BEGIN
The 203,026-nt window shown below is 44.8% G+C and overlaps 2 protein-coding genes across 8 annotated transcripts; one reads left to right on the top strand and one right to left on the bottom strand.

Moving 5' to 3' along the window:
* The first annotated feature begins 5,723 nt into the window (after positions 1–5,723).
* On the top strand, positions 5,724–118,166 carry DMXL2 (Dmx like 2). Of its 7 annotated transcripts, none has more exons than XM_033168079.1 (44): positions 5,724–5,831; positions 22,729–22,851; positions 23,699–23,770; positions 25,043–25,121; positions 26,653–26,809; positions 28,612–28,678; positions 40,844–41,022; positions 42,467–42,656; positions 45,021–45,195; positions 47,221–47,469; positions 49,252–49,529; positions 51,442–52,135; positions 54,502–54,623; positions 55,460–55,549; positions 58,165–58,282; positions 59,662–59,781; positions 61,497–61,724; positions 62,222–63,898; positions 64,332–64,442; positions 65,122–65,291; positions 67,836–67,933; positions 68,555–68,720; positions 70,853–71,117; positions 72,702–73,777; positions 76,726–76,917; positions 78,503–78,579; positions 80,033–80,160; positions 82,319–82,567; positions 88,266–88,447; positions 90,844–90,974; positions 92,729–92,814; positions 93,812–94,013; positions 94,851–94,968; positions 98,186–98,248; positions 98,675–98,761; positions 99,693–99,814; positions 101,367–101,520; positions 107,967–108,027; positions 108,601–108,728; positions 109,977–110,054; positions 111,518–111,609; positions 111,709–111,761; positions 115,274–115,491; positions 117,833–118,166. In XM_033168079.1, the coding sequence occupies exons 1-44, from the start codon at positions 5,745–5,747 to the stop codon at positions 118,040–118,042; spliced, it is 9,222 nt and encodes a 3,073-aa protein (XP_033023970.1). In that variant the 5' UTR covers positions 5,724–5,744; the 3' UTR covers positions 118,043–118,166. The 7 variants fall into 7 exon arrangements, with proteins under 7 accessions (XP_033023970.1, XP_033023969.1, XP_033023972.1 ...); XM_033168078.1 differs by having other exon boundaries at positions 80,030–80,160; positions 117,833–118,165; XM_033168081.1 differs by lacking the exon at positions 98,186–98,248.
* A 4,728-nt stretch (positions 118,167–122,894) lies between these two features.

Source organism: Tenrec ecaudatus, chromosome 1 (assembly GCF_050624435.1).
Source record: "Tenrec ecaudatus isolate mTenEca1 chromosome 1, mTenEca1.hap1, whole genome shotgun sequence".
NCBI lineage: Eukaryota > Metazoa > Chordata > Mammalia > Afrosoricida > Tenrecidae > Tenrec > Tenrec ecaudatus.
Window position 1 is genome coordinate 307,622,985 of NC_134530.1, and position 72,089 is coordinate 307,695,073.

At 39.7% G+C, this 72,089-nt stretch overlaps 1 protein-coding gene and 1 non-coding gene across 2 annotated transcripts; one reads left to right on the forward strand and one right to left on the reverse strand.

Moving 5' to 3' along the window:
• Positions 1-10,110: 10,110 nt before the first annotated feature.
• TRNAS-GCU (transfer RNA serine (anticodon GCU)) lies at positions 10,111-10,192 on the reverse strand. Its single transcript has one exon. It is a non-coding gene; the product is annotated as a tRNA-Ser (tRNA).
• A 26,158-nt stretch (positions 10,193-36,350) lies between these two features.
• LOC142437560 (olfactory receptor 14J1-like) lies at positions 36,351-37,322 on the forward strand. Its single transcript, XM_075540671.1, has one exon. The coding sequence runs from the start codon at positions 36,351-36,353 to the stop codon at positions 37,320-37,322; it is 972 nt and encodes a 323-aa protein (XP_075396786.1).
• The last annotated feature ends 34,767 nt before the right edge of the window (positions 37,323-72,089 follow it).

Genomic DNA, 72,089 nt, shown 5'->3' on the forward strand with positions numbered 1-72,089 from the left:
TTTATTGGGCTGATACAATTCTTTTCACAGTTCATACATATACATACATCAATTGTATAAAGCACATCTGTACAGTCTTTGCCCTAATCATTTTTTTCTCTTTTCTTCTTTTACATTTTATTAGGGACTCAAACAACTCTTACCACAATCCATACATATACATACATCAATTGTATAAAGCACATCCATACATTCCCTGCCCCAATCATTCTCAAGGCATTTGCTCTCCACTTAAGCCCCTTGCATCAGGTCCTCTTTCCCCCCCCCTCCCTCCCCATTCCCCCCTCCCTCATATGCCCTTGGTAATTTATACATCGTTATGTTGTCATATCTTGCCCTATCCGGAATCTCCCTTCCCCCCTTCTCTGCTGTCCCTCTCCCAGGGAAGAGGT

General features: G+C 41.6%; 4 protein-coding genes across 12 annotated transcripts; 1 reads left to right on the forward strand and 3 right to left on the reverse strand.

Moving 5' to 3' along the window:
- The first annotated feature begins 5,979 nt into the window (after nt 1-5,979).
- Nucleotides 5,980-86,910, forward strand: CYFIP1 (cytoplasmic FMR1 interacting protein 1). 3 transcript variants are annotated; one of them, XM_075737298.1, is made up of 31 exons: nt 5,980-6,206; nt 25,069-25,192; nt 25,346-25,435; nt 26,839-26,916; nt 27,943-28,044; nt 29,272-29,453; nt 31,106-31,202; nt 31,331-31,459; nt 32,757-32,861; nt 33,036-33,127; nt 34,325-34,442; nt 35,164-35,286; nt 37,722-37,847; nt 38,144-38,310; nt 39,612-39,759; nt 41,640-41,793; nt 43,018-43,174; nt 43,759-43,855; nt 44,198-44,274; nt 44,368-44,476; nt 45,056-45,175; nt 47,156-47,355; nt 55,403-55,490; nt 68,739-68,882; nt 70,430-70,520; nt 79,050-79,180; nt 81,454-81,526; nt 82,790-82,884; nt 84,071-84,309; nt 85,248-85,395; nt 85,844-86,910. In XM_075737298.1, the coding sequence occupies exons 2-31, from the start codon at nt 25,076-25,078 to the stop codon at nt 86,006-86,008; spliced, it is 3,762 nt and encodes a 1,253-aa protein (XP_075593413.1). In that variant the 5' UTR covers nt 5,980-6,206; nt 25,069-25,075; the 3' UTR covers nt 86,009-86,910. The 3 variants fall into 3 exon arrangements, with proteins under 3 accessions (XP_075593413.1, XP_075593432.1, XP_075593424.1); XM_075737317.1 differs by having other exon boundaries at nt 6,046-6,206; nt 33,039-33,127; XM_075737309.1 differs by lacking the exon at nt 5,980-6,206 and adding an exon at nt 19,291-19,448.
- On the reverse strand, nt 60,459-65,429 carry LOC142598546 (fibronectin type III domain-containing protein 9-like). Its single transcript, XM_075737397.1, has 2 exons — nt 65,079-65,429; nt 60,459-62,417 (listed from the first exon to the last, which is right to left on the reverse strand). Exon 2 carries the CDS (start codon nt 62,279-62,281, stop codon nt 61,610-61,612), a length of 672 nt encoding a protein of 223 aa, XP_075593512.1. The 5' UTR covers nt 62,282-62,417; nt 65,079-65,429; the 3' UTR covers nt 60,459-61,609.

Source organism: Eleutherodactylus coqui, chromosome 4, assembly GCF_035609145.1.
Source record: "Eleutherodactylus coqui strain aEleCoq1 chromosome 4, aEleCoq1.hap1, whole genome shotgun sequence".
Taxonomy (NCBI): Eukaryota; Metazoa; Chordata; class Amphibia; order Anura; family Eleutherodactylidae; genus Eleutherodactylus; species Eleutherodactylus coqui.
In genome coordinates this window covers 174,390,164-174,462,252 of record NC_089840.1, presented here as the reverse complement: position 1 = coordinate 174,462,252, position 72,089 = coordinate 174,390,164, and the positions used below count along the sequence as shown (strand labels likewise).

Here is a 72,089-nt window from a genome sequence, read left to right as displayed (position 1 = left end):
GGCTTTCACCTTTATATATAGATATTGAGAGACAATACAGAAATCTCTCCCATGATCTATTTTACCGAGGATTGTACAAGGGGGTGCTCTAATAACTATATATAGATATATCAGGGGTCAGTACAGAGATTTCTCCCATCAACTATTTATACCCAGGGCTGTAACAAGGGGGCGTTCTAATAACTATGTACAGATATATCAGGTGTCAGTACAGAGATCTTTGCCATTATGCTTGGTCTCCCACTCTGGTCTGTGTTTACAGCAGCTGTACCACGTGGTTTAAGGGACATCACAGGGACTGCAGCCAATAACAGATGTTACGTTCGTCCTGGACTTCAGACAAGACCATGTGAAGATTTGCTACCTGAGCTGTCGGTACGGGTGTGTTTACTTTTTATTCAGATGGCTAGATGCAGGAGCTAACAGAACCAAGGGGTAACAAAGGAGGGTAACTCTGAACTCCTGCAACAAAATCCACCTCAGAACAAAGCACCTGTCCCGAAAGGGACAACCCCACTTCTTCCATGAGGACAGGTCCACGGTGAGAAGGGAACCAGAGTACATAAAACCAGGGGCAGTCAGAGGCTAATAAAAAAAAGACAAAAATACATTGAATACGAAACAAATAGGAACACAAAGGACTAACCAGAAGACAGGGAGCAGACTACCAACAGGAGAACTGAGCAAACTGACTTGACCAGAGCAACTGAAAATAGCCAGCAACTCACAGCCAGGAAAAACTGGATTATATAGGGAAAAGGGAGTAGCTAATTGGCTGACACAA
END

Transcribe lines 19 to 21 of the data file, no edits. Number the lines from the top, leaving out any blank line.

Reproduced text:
General features: G+C 41.6%; 4 protein-coding genes across 12 annotated transcripts; 1 reads left to right on the forward strand and 3 right to left on the reverse strand.

Moving 5' to 3' along the window:
- The first annotated feature begins 5,979 nt into the window (after nt 1-5,979).